Rule of Seven 2019: #5 Read

We read a lot around here. All of us. Some of us love the written word more than others, but we’ve amassed quite a library. Some reading is assigned. Some reading is not. We read for fun. We read to gain information and to learn about people. We read so that we can teach. We read to enjoy the beauty of ideas and the rhythm of well-chosen words.

Don’t think we all read all the time – I read a lot. Gideon does also. Josiah, Micah and Jon read less as they are all constantly working on other projects (writing, videos, programming, composing songs, practicing instruments).

But reading is definitely part of every day in this house.

Rule of Seven 2019: #4 Reason

Charlotte Mason lists Reason as one of her Twenty Principles: “We teach children, too, not to ‘lean (too confidently) to their own understanding’; because the function of reason is to give logical demonstration (a) of mathematical truth, (b) of an initial idea, accepted by the will. In the former case, reason is, practically, an infallible guide, but in the latter, it is not always a safe one; for, whether that idea be right or wrong, reason will confirm it by irrefragable proofs” (Charlotte Mason, Towards a Philosophy of Education xxxi).

“Reason” represents a lot of subjects, so practicing it daily isn’t hard. Math. Science. Logic. Latin. English Grammar. All of those require systematic thinking and organized work. These things need habitual practice in order to reach mastery.

This coming year, Micah will tackle thesis-writing, Virgil, Trig, and Physics while Josiah and Gideon work on essay-writing, Henle Latin 1, algebra and life sciences (astronomy and biology). But the goal of all that work is not the adding of specific knowledge. The large goal is to develop the ability to work through problems even if they look big or scary. In order to do that, we need lots and lots of practice.

Rule of Seven 2019: #3 Remember

Our Remembering looks a lot different than it did three years ago. We all got frustrated with trying to do our Memory Work Recitations at a Council Meeting last September, and I finally just gave up on forcing it (probably six weeks after I should have). That doesn’t mean that we abandoned the Good, the True, and the Beautiful as much as we shifted to make our days work better.

However, I really missed having that short half-hour with everyone in the same room doing the same thing and remembering what we have learned before. This year, we don’t have any Foundations/Essentials students, so I may review our notebooks of previous memory work and remove some things that we have completed in order to shorten the recitation period. And there are a few things that would be good for us to add – like Latin vocabulary and paradigms.

We still do lots of story-reading, though I read aloud less than I used to. The boys still narrate what they are reading. We’ve had some deep conversations about things like the age of the Earth, the conjugation of verbs, the discoveries of math laws, and the consequences of actions.

I really enjoy these boys and their expanding minds. Every day is not fantastic, but most days have redeeming moments. These are, however, growing and changing young men. Two of them are in a period of very fast physical growth and hormone changes, and the third (who historically resists change) is looking at a LOT of changes in the next year. So, while we have a lot of great moments of connection and discussion, we also have moments we’d rather NOT remember, in which some combination of us gets frustrated and yells or refuses to do what he or she ought. Some days we struggle. Some days are smooth sailing. Most days are a mix, but we are making slow progress towards a graceful adulthood together.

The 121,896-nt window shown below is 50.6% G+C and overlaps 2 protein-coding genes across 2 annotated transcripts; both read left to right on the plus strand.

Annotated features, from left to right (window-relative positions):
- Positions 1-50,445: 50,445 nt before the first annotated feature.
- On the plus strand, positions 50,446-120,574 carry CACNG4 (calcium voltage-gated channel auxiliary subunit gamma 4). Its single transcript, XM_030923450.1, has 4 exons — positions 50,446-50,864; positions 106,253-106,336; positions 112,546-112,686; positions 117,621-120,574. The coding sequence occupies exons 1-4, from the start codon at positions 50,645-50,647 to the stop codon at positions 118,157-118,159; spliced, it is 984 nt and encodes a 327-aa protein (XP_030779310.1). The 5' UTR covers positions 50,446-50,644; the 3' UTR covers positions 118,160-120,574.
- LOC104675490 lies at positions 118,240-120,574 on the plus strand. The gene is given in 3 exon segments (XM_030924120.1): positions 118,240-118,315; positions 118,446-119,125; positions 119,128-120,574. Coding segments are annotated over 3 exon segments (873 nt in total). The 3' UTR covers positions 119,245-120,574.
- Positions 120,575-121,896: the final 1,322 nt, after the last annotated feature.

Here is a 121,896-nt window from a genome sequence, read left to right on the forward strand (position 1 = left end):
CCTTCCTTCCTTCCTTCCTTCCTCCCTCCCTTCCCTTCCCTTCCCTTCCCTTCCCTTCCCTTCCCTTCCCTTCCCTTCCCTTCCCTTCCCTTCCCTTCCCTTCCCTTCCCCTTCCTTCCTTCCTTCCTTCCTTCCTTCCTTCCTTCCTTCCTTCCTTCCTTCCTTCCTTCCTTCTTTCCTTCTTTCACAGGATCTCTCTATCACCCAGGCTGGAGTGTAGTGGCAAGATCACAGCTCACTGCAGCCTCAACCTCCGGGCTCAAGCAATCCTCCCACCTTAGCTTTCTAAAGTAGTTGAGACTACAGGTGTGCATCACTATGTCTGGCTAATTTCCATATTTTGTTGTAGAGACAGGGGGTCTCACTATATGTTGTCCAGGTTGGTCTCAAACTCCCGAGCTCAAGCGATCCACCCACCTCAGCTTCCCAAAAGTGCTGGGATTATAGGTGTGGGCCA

PS: You can buy that pretty little book of Latin charts here.

Rule of Seven 2019: #2 Relate

Three years ago, I had a little list of things to tell you about Relating with each other that included doing schoolwork together, doing chores together, eating meals together, and so forth.

We still work together a lot, but the jobs are bigger, and everyone is using that work to train for adulthood, whether they recognize it or not. In the last year, we have flipped a house, moved across town, organized all of our things, watched as our bookcases were built, set up our library, learned how to care for a pool, trained everyone in yard work, done lots of cooking lessons, and built a fence.

These messages allowed lots of opportunities to grow in relationship with each other as we worked together to complete them. We all made progress in extending grace to each other. The boys wanted to learn to make sushi because they like to eat far more of it than I would like to pay for at a restaurant. After I had a meltdown over how long it would take me to figure out how to cook something this different from our regular fare, I had to ask them for forgiveness. I found some nori in the cupboard, cooked some short grain brown rice, and purchased a little smoked salmon. The next day we made some pretty tasty Philly rolls and ate them for lunch with some cherries. It turns out I CAN figure out how to make sushi from YouTube videos and a well-timed viewing of “East Side Sushi” on Amazon Prime.

Our days are full of ways to practice relating from a place of grace and forgiveness.

Rule of Seven 2019: #1 Rejoice

This school year, we had some really big changes. Some had to do with moving house, and others had to do with growing children.

As one would expect, the process of moving house disrupted our routine. For instance, I used to spend a little time in prayer and scripture reading before we really had the day underway. But it didn’t happen every day like before. By the time the moving was finished and I had made myself a spot to read, write, and study, I was so tired, that I was spending my early morning hour sleeping in an effort to recover. That pretty much lasted until this spring when I forced myself to revive my habit of intentional morning rejoicing during Lent.

A new house also required different house cleaning routines and new chore systems. We are thrilled to have more space, but it took us a year to dream up a new system that actually works.